I’d like to note, that such way of growing up ap­par­ently im­pedes the real­iz­a­tion of inner freedom, and re­li­gious freedom as well, and un­for­tu­nately it’s a mass phe­nomenon. The con­sequence of this pro­cess is the on­to­lo­gical, ex­ist­en­tial sub­missive­ness within so­cial­iz­a­tion. This trans­ition or breaking point if judged from the Christian cul­ture stand­point is not­able by the fact that mean­ings and sym­bols, as we see, are being turned around. To wit hu­mility, one of Christian prin­cipal no­tions, is ex­ist­en­tially un­der­stood not as a way of puri­fic­a­tion, em­power­ment and even­tual de­liv­er­ance of the human, but in con­trast as a way of his en­slave­ment. Quoting Nikolai Berdyaev we may say that “on­to­logy of hu­mility is the on­to­logy of God’s slaves and not God’s children.”

When I was or­gan­izing eco­lo­gical move­ment, I fi­nally de­veloped a pri­ority of inner freedom as a basis for ac­tion. And also the im­port­ance of ac­tion in it­self. It still be­wilders me that in our country a mass of a few thou­sands people is re­quired for put­ting a stop to iniquity of one or a handful of of­fi­cials. I’d like to note that our trial is an il­lu­min­ating con­firm­a­tion of that. A mass of thou­sands of people all around the world is re­quired for proving the ob­vious, that all three of us are in­no­cent. We’re in­no­cent, the en­tire world says that! It’s being said in con­certs, in the Internet, the whole world says that in the press! It’s being said in the par­lia­ment. British prime min­ister greets our pres­ident speaking not about the Olympics, but asking why three in­no­cent girls are jailed. That’s a shame!

What’s more sur­prising is that people don’t be­lieve they can in any way af­fect the au­thor­ities. During pickets and ral­lies, when I was col­lecting sig­na­tures and or­gan­izing their col­lec­tion, I was asked by many people, and they asked that with genuine sur­prise, what they have to do with the only Russian nat­ural re­serve or relict ju­niper in the Krasnodar re­gion, with that small patch. Why they should be con­cerned that wife of our prime-​minister Dmitri Medvedev plans to build there a res­id­ency and des­troy it. These people… This is an­other con­firm­a­tion, that people in our country stopped sensing own­er­ship over their land. They stopped seeing them­selves as cit­izens. They see them­selves simply as ro­botic masses. They don’t even feel they own a forest next to their house. I doubt they realize that their very house be­longs to them. Because if an ex­cav­ator comes to their driveway and they’re told they need to evac­uate, that their house should un­for­tu­nately be de­mol­ished to make space for a res­id­ency of an of­fi­cial, they will obed­i­ently pack up and go out to the street. And in the street they will sit until the au­thor­ities tell them what to do next. They’re totally ever­teb­rate. That’s very sad.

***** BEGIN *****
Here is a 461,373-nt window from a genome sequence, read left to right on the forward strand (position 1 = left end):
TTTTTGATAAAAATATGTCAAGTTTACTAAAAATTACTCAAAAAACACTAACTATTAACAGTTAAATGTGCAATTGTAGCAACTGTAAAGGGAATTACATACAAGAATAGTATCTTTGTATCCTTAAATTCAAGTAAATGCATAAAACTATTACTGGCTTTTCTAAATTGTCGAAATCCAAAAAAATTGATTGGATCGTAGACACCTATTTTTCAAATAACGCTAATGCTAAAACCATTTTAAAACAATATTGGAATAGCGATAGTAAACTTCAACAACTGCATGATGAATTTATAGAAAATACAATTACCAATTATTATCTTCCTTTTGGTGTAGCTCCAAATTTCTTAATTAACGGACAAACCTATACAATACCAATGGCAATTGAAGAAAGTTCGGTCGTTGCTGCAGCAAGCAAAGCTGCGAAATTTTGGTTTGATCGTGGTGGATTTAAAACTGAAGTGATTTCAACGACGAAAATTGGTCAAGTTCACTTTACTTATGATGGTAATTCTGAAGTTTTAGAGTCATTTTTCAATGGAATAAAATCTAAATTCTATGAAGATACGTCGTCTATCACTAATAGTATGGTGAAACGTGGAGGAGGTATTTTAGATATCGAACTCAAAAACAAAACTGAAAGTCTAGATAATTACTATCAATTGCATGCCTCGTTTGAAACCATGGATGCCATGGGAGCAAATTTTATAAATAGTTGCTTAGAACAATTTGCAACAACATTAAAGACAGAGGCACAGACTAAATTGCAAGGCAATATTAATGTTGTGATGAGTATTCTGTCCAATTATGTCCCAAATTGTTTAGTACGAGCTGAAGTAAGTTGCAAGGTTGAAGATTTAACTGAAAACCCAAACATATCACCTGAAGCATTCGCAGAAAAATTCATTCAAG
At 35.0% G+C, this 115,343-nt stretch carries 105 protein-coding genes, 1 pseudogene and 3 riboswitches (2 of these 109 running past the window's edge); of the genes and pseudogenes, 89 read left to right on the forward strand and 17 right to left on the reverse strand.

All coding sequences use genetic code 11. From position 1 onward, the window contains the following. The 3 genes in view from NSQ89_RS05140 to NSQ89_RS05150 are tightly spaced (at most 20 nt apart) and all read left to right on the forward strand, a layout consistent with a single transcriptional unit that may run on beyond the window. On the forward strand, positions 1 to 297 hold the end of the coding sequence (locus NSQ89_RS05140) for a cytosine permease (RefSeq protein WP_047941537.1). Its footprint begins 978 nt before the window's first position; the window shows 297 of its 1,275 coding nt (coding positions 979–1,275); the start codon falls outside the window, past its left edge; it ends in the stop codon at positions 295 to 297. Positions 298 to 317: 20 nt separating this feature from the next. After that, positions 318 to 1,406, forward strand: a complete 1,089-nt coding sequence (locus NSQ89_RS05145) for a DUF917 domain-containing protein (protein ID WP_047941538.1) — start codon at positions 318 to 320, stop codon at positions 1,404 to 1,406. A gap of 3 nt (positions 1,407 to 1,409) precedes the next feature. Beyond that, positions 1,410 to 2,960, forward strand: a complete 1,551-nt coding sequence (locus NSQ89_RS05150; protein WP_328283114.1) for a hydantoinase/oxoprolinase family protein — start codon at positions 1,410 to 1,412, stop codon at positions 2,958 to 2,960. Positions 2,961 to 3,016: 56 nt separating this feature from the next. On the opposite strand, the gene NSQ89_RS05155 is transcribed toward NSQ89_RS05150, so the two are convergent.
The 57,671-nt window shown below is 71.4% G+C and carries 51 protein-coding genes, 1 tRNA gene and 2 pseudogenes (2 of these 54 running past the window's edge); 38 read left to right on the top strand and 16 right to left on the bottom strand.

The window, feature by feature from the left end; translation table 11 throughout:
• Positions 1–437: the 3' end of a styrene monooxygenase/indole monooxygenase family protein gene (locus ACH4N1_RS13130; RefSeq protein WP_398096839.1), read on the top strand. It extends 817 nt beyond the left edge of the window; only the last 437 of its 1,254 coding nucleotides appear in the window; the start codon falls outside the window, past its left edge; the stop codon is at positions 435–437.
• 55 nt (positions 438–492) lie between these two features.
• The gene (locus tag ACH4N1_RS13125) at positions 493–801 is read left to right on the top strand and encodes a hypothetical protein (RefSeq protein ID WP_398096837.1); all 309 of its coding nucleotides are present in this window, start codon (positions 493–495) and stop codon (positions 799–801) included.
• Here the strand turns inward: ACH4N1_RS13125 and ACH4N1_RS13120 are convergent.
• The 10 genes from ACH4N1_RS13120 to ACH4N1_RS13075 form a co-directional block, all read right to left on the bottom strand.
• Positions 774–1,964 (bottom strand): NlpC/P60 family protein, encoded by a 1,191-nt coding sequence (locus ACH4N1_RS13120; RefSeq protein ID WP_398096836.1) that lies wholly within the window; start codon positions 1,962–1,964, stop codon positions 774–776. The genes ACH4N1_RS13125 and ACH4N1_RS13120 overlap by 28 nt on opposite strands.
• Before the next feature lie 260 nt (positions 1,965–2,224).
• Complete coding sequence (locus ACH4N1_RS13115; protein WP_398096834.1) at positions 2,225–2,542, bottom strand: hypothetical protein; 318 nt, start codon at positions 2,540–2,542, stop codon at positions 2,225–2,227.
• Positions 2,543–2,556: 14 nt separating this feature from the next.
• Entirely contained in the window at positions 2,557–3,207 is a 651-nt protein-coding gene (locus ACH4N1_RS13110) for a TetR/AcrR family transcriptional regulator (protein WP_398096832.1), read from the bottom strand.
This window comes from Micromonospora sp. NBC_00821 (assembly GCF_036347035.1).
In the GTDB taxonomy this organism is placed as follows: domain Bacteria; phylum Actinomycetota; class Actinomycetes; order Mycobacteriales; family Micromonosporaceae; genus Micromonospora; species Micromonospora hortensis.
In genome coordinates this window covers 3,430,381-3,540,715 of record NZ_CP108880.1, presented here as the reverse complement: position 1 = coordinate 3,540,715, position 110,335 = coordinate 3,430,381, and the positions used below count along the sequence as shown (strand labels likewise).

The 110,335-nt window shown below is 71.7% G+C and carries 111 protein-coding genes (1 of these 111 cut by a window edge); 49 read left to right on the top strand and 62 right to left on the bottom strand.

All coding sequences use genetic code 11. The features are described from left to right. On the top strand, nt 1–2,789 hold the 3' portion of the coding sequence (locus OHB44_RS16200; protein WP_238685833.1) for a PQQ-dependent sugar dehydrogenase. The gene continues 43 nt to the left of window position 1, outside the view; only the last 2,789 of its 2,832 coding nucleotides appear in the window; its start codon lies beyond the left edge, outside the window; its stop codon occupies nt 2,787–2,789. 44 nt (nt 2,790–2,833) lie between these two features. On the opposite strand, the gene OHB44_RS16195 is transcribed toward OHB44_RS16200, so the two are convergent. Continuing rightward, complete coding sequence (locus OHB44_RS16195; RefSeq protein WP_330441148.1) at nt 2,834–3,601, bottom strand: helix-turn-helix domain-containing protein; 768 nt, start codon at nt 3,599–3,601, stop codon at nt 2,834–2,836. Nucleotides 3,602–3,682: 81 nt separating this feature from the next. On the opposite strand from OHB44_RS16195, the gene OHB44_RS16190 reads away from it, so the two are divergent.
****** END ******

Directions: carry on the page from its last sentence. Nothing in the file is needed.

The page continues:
I’ve been locked up for al­most half a year and I real­ized that prison is Russia in mini­ature. For ex­ample the man­age­ment is the same ver­tical power struc­ture, where all de­cision making oc­curs through a direct in­volve­ment of the chief. Horizontal dis­tri­bu­tion of du­ties, which would make everybody’s life con­sid­er­ably easier, is non-​existent. Personal ini­ti­ative is non-​existent either. Snitching and mu­tual sus­pi­cious­ness flourish. In the de­ten­tion fa­cility, as in our country, everything is aimed at de­per­son­al­iz­a­tion of a human being, re­du­cing it to a func­tion, whether it’s a func­tion of a worker or a pris­oner. Strict limits of the daily schedule, which gets used to quickly, are akin to the life pro­gram im­posed on a person from the birthday. Within these limits people start to ap­pre­ciate trivial things. In prison that would be for ex­ample a table sheet or plastic dish­ware, which can only be gotten through a per­sonal ap­proval of the chief. In the out­side life it’s the status in so­ciety, which people hold dearly, some­thing I have been fas­cin­ated with all my life.